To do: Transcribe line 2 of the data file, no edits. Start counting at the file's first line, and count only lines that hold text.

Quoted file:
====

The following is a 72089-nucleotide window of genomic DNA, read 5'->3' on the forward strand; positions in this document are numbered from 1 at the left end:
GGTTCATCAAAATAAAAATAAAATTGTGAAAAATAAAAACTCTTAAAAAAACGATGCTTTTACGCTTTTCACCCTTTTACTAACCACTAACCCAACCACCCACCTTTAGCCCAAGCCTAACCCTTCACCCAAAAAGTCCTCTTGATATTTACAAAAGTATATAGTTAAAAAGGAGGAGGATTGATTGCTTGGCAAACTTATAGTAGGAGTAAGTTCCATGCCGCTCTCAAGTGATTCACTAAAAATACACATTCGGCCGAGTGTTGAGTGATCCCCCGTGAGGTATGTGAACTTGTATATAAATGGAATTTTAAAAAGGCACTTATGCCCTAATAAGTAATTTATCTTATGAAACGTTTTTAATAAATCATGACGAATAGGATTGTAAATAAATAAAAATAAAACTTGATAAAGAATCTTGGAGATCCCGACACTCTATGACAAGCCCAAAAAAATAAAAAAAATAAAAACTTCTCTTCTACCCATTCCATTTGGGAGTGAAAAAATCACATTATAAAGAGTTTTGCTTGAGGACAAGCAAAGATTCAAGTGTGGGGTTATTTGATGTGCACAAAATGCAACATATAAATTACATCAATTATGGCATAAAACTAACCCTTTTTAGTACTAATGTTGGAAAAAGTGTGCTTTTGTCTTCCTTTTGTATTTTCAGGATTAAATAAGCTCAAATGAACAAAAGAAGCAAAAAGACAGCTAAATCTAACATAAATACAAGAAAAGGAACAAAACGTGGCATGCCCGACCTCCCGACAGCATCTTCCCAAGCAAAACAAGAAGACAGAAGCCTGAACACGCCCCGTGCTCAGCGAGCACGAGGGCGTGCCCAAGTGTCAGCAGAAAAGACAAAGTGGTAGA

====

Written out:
GGTTCATCAAAATAAAAATAAAATTGTGAAAAATAAAAACTCTTAAAAAAACGATGCTTTTACGCTTTTCACCCTTTTACTAACCACTAACCCAACCACCCACCTTTAGCCCAAGCCTAACCCTTCACCCAAAAAGTCCTCTTGATATTTACAAAAGTATATAGTTAAAAAGGAGGAGGATTGATTGCTTGGCAAACTTATAGTAGGAGTAAGTTCCATGCCGCTCTCAAGTGATTCACTAAAAATACACATTCGGCCGAGTGTTGAGTGATCCCCCGTGAGGTATGTGAACTTGTATATAAATGGAATTTTAAAAAGGCACTTATGCCCTAATAAGTAATTTATCTTATGAAACGTTTTTAATAAATCATGACGAATAGGATTGTAAATAAATAAAAATAAAACTTGATAAAGAATCTTGGAGATCCCGACACTCTATGACAAGCCCAAAAAAATAAAAAAAATAAAAACTTCTCTTCTACCCATTCCATTTGGGAGTGAAAAAATCACATTATAAAGAGTTTTGCTTGAGGACAAGCAAAGATTCAAGTGTGGGGTTATTTGATGTGCACAAAATGCAACATATAAATTACATCAATTATGGCATAAAACTAACCCTTTTTAGTACTAATGTTGGAAAAAGTGTGCTTTTGTCTTCCTTTTGTATTTTCAGGATTAAATAAGCTCAAATGAACAAAAGAAGCAAAAAGACAGCTAAATCTAACATAAATACAAGAAAAGGAACAAAACGTGGCATGCCCGACCTCCCGACAGCATCTTCCCAAGCAAAACAAGAAGACAGAAGCCTGAACACGCCCCGTGCTCAGCGAGCACGAGGGCGTGCCCAAGTGTCAGCAGAAAAGACAAAGTGGTAGA